The academy’s successful application was recently confirmed, partly thanks to the opening of a hack lab designed to improve students’ computer skills and nurture their creativity.
The title is part of the CAS Network of Teaching Excellence in Computer Science (NoE) programme and comes with significant responsibility.
A lead school first has to prove that it recognises the importance of computer sciences in the STEM (Science, Technology, Engineering and Maths) curriculum and produce a clear plan for progression. This includes cross-curricular opportunities. It also has to offer support to at least one other NoE registered school in the community and is expected to champion the programme to none members.
The NoE was established in 2012 as a collaborative project between CAS and BCS – The Chartered Institute for IT. Its aim is to provide training opportunities for both existing teachers and those training for the profession. This initiative is supported by The Department for Education, OCR (Oxford, Cambridge and RSA), CPHC (Council of Professors and Heads of Computing), Microsoft and Google.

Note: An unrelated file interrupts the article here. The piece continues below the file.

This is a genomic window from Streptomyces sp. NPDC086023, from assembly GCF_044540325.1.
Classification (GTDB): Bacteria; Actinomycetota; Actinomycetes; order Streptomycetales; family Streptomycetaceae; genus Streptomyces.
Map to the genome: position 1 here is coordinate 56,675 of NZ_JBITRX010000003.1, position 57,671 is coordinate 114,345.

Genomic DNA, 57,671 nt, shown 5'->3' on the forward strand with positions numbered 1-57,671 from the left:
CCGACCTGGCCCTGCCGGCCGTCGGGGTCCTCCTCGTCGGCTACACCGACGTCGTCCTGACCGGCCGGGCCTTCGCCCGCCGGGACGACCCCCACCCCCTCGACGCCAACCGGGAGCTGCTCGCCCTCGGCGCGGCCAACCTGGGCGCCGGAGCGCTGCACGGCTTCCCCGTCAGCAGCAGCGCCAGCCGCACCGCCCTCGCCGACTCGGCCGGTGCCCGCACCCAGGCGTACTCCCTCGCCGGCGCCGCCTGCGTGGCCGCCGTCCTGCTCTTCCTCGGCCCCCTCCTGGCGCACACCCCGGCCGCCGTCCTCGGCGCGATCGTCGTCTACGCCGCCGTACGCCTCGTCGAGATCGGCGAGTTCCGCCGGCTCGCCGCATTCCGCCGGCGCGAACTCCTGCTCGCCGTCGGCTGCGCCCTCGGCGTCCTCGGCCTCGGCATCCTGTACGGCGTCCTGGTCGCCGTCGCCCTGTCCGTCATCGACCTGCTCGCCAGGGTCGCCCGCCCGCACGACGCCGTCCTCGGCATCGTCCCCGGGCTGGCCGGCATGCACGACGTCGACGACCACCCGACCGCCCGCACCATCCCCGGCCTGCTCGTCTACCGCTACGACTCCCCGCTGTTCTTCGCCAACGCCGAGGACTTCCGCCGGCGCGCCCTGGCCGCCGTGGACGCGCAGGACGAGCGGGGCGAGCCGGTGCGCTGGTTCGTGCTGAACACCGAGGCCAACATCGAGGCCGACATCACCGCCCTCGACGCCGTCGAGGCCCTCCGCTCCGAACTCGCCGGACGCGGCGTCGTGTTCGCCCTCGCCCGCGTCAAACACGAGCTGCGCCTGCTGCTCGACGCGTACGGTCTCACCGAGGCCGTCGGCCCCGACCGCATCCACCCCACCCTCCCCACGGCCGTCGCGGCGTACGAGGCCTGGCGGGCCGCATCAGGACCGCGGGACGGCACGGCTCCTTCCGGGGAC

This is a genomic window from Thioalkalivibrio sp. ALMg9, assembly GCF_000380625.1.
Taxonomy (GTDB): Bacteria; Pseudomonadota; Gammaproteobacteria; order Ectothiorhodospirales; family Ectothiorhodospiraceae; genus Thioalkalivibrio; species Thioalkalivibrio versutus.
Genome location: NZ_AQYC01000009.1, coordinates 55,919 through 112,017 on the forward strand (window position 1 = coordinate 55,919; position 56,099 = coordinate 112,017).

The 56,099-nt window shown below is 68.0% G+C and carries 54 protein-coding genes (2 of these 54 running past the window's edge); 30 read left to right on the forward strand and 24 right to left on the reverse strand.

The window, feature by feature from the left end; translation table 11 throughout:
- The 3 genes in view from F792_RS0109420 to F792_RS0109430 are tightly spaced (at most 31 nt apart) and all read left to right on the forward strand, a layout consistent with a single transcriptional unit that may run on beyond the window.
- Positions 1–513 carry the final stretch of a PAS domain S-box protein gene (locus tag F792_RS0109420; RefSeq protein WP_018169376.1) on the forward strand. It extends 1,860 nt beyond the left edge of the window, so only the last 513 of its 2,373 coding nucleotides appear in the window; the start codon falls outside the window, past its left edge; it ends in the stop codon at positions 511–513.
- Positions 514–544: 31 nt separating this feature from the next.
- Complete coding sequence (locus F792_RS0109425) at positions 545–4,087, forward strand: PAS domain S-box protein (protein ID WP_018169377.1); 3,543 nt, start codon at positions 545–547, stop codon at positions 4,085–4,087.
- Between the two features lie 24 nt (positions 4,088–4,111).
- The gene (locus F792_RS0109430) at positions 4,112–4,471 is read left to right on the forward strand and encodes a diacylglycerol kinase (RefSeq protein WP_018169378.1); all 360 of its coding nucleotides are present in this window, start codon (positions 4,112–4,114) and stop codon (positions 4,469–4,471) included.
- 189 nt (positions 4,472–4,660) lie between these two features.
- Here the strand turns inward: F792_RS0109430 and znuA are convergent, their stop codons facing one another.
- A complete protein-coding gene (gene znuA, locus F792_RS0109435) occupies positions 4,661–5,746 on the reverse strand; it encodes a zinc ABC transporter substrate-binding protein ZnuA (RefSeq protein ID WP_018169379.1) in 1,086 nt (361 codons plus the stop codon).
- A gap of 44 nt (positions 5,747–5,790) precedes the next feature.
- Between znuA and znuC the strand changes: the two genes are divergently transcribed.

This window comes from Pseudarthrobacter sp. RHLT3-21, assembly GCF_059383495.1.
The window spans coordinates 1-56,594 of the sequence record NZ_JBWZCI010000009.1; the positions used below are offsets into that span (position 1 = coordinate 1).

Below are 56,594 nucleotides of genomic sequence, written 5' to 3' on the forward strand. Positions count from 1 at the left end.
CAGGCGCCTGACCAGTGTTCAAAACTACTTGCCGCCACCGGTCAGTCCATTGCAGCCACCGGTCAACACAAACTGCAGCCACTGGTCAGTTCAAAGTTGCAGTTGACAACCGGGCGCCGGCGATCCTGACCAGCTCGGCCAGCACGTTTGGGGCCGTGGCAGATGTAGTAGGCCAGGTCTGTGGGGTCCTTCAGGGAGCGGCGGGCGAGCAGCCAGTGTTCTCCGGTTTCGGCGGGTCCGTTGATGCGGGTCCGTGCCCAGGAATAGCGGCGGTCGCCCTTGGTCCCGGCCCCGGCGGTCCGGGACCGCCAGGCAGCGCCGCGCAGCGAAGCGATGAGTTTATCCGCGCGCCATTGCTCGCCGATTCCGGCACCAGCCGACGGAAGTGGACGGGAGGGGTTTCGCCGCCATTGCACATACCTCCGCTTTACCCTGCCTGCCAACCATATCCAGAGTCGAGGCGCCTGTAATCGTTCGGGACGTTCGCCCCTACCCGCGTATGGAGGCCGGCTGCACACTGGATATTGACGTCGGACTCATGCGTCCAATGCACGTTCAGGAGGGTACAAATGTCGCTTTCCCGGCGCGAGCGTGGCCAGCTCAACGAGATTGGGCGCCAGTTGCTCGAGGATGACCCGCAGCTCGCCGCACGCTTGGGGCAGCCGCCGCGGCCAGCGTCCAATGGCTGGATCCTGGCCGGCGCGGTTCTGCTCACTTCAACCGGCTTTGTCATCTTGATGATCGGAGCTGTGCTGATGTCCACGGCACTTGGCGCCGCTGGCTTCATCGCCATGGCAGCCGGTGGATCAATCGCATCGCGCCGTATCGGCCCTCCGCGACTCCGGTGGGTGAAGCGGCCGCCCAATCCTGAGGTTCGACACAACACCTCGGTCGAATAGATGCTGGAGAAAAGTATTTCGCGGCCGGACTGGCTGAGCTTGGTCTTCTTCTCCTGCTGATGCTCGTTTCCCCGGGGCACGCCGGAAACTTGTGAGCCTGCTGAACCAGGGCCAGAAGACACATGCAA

With the Government calling for computer science to take on a more prominent role in education, England will become the first country in the world to mandate computer programming in both primary and secondary schools. This will undoubtedly increase the need for CAS master teachers.
Master teachers are teachers from leading schools who have taken part in extra training to become better equipped to help their school and others in the area develop the way they teach computer sciences.
‘Birches Head Academy’s appointment as a lead school is not only a boost for the school but for Staffordshire as a whole,’ enthused the academy’s master teacher designate, Owen Harding. ‘We are now publicly recognised as a resource for other teachers and schools in the county, helping to lead the way in the teaching of computer science.’